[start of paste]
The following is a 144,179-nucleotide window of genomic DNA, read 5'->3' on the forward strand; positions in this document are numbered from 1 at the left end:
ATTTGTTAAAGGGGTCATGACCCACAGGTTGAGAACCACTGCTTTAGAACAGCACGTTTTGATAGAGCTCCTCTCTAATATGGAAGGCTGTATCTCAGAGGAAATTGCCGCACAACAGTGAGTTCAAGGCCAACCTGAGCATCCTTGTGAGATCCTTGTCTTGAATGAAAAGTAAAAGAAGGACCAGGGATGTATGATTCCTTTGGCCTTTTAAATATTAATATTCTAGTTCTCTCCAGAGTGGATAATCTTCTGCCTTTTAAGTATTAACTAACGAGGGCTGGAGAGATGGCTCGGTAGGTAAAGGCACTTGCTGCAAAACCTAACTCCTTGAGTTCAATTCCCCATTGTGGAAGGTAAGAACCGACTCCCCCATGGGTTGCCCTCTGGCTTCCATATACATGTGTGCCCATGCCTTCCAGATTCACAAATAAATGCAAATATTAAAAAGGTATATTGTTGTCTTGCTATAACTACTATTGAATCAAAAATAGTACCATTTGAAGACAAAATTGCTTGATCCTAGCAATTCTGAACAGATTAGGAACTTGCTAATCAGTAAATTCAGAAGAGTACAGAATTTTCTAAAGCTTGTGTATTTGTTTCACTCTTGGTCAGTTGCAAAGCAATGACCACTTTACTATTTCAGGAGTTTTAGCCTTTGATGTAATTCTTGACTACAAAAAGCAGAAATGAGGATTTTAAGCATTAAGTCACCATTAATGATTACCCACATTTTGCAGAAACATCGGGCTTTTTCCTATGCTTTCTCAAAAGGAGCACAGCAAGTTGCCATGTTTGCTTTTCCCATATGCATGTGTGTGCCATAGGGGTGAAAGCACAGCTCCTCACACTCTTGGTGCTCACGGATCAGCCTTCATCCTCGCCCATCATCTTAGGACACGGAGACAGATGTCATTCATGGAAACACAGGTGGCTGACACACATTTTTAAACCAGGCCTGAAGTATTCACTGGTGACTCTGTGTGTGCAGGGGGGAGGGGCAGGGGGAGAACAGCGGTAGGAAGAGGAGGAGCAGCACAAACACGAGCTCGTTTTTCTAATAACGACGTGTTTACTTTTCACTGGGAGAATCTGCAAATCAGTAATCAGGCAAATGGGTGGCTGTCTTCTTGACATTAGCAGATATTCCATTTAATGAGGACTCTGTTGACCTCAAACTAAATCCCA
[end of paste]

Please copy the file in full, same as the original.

The following is a 144,179-nucleotide window of genomic DNA, read 5'->3' on the forward strand; positions in this document are numbered from 1 at the left end:
ATTTGTTAAAGGGGTCATGACCCACAGGTTGAGAACCACTGCTTTAGAACAGCACGTTTTGATAGAGCTCCTCTCTAATATGGAAGGCTGTATCTCAGAGGAAATTGCCGCACAACAGTGAGTTCAAGGCCAACCTGAGCATCCTTGTGAGATCCTTGTCTTGAATGAAAAGTAAAAGAAGGACCAGGGATGTATGATTCCTTTGGCCTTTTAAATATTAATATTCTAGTTCTCTCCAGAGTGGATAATCTTCTGCCTTTTAAGTATTAACTAACGAGGGCTGGAGAGATGGCTCGGTAGGTAAAGGCACTTGCTGCAAAACCTAACTCCTTGAGTTCAATTCCCCATTGTGGAAGGTAAGAACCGACTCCCCCATGGGTTGCCCTCTGGCTTCCATATACATGTGTGCCCATGCCTTCCAGATTCACAAATAAATGCAAATATTAAAAAGGTATATTGTTGTCTTGCTATAACTACTATTGAATCAAAAATAGTACCATTTGAAGACAAAATTGCTTGATCCTAGCAATTCTGAACAGATTAGGAACTTGCTAATCAGTAAATTCAGAAGAGTACAGAATTTTCTAAAGCTTGTGTATTTGTTTCACTCTTGGTCAGTTGCAAAGCAATGACCACTTTACTATTTCAGGAGTTTTAGCCTTTGATGTAATTCTTGACTACAAAAAGCAGAAATGAGGATTTTAAGCATTAAGTCACCATTAATGATTACCCACATTTTGCAGAAACATCGGGCTTTTTCCTATGCTTTCTCAAAAGGAGCACAGCAAGTTGCCATGTTTGCTTTTCCCATATGCATGTGTGTGCCATAGGGGTGAAAGCACAGCTCCTCACACTCTTGGTGCTCACGGATCAGCCTTCATCCTCGCCCATCATCTTAGGACACGGAGACAGATGTCATTCATGGAAACACAGGTGGCTGACACACATTTTTAAACCAGGCCTGAAGTATTCACTGGTGACTCTGTGTGTGCAGGGGGGAGGGGCAGGGGGAGAACAGCGGTAGGAAGAGGAGGAGCAGCACAAACACGAGCTCGTTTTTCTAATAACGACGTGTTTACTTTTCACTGGGAGAATCTGCAAATCAGTAATCAGGCAAATGGGTGGCTGTCTTCTTGACATTAGCAGATATTCCATTTAATGAGGACTCTGTTGACCTCAAACTAAATCCCA